HORSLEY, NATHAN S - Benton County, Arkansas | NATHAN S HORSLEY - Arkansas Gravestone Photos


Horsley (Rogers) Cemetery
Benton County,

February 12, 1840 - February 23, 1905

Rogers Democrat
Wednesday, March 1, 1905

HORSLEY, Nathan S. - N.S. Horsley died Saturday morning at nine o'clock at his residence west of Rogers on Walnut street. Death was the result of kidney trouble. Mr. Horsley had been quite ill for several weeks but his death came as a surprise to most of our people, few of whom knew that his condition was considered serious. Funeral services were held at the residence Sunday afternoon at two o'clock and were conducted by Elder T.J. Keller. Interment was in the family cemetery. A large number of friends were present to pay their last respects to the memory of the deceased. The Odd Fellows, of which order he had long been a member, attended the funeral in a body. N.S. Horsley was born February 12th, 1840 in Breckenridge Co., Kentucky, being sixty-five years and thirteen days old at the time of his death. He moved with his parents in 1856 to Bates county, Missouri just in time to see much of the strife then on in that section. At the outbreak of the war he joined the Confederate army and saw much service during the border fighting that marked the four years after he came to manhood. He came with his brothers to Benton county in 1868, settling in this section where he has ever since made his home. Two or three years later he returned to Missouri for his bride, Miss Katie Yose, of Morgan county, who survives him. He also leaves four children, two sons, George and Hurley, who are both at home, and two daughters - Mrs. Grace Holloway of Okmulgee, I.T. and Mrs. Blanche Beebe of near Maysville. Mr. Horsley was one of the founders of Rogers and has always taken great interest in all its enterprises and growth. He was one of the eight men who gave the Frisco $600 for locating the depot here, the others, according to our files, having been, H.B. Horsley, George E. Wilson, Clark Brixey, Ben T. Oakley, W.B. Horsley, Major S.S. Horsley and J.R. Swafford. With the exception of four years spent as gauger in the internal revenue service during Cleveland's first administration, Mr. Horsley has spent all his life on his farm and has always borne an excellent reputation as an honest, up-right citizen. A lifelong democrat, he asked few honors from his party and was content with the satisfaction of having stood faithfully by his friends. Until a year ago Mr. Horsley and family had resided on the old farm but last spring he built a new residence on West Walnut where he was living at the time of his death. By his death the Rogers Democrat loses one of its charter subscribers and the editors one of their best friends. We extend our sympathy to the bereaved family and relatives.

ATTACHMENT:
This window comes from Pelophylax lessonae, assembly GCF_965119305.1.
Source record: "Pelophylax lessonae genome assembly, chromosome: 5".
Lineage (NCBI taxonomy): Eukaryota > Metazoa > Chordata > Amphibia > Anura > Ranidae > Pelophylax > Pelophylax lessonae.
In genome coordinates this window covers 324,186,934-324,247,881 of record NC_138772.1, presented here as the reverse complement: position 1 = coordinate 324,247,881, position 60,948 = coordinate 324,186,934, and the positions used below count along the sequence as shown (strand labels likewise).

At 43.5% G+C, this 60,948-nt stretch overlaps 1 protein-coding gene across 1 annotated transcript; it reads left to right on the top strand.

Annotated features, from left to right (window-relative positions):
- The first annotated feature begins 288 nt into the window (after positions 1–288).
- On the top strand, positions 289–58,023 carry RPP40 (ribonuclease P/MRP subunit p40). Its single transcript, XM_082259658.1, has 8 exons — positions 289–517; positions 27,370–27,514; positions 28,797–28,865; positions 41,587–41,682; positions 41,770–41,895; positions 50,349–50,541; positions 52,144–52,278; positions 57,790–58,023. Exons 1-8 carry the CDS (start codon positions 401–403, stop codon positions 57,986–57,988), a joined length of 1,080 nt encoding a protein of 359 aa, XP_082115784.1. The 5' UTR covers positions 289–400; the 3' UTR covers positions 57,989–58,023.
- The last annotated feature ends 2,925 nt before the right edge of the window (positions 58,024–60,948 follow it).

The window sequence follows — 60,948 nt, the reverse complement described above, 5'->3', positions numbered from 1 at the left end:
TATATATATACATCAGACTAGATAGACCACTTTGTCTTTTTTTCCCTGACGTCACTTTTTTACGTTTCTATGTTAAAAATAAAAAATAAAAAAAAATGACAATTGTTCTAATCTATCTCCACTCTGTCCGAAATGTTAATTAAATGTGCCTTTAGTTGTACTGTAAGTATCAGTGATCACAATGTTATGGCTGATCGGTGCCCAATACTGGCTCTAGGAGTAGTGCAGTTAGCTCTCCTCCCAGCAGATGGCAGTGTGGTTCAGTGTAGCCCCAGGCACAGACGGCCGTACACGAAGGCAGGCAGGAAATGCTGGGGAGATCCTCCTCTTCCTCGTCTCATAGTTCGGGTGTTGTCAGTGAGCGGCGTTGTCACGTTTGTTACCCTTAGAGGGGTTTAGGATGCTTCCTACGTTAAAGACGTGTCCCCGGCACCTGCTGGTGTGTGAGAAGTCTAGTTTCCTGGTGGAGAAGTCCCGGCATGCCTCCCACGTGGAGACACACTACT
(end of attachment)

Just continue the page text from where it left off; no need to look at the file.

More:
Rogers Democrat
Wednesday, April 19, 1905

Dr. and Mrs. Leister visited Grandma Haynes in Fayetteville Sunday. The good lady is very low and has been since before the death of her brother, Nathan Horsley.

Contributed on 5/2/23 by judyfrog
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Record #: 1483524

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Submitted: 5/2/23 • Approved: 5/2/23 • Last Updated: 5/5/23 • R1483524-G0-S3

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